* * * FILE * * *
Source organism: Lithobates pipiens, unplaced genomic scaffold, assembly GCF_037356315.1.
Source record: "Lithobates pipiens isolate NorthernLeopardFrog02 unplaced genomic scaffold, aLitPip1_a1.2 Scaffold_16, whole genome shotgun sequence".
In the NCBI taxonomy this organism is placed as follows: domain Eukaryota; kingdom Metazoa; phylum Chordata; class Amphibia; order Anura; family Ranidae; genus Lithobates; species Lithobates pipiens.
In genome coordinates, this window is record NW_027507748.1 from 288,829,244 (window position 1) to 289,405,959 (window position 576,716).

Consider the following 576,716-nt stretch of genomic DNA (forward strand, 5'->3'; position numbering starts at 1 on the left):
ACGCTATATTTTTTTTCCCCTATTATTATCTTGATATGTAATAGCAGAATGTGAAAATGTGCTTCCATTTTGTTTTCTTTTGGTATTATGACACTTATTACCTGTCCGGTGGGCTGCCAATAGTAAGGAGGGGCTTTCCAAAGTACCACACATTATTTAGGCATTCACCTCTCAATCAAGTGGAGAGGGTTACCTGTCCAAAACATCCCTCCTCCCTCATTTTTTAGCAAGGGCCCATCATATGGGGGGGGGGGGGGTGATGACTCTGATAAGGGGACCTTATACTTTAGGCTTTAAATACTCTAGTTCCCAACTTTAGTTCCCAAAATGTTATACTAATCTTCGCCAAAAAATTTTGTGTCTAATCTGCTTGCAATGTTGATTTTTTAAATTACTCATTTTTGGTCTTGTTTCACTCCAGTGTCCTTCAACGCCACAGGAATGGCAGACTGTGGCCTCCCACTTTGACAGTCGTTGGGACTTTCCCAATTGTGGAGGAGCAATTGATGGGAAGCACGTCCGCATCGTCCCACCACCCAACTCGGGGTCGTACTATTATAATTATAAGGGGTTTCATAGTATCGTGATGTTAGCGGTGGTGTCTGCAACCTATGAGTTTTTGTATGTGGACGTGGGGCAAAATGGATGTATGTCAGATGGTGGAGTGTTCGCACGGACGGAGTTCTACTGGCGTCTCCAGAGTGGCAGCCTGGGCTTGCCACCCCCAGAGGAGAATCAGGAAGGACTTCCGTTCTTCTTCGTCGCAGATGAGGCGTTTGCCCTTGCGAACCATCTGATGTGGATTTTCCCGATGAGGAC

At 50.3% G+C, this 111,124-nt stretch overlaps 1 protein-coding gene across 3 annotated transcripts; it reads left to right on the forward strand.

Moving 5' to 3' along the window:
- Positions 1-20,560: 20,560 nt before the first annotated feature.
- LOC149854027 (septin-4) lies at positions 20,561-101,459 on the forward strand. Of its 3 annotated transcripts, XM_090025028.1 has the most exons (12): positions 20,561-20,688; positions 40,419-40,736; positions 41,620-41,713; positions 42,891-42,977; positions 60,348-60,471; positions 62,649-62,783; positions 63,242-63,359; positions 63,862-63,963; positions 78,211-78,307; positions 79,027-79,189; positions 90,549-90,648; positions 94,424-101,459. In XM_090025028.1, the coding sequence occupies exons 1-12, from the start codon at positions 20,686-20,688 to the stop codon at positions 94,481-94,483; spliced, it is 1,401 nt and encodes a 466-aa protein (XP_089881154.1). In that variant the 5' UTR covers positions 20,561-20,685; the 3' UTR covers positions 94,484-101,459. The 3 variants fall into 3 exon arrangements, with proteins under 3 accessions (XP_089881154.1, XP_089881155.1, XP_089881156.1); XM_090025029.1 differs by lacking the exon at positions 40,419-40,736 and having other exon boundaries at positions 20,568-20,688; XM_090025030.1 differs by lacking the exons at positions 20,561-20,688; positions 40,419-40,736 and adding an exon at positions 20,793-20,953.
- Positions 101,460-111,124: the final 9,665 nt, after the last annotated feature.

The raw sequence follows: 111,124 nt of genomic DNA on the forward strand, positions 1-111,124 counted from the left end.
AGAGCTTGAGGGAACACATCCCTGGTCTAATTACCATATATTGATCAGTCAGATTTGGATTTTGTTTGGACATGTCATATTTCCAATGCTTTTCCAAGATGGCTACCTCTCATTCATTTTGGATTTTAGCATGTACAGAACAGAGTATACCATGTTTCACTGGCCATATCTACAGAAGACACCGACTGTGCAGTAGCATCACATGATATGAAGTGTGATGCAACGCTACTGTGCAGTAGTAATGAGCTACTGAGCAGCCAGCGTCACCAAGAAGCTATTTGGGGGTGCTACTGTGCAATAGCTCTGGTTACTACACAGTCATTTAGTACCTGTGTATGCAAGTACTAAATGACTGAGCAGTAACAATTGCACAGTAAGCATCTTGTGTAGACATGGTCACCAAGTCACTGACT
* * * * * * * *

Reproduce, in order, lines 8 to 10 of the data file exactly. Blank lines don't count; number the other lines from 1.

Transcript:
Moving 5' to 3' along the window:
- Positions 1-20,560: 20,560 nt before the first annotated feature.
- LOC149854027 (septin-4) lies at positions 20,561-101,459 on the forward strand. Of its 3 annotated transcripts, XM_090025028.1 has the most exons (12): positions 20,561-20,688; positions 40,419-40,736; positions 41,620-41,713; positions 42,891-42,977; positions 60,348-60,471; positions 62,649-62,783; positions 63,242-63,359; positions 63,862-63,963; positions 78,211-78,307; positions 79,027-79,189; positions 90,549-90,648; positions 94,424-101,459. In XM_090025028.1, the coding sequence occupies exons 1-12, from the start codon at positions 20,686-20,688 to the stop codon at positions 94,481-94,483; spliced, it is 1,401 nt and encodes a 466-aa protein (XP_089881154.1). In that variant the 5' UTR covers positions 20,561-20,685; the 3' UTR covers positions 94,484-101,459. The 3 variants fall into 3 exon arrangements, with proteins under 3 accessions (XP_089881154.1, XP_089881155.1, XP_089881156.1); XM_090025029.1 differs by lacking the exon at positions 40,419-40,736 and having other exon boundaries at positions 20,568-20,688; XM_090025030.1 differs by lacking the exons at positions 20,561-20,688; positions 40,419-40,736 and adding an exon at positions 20,793-20,953.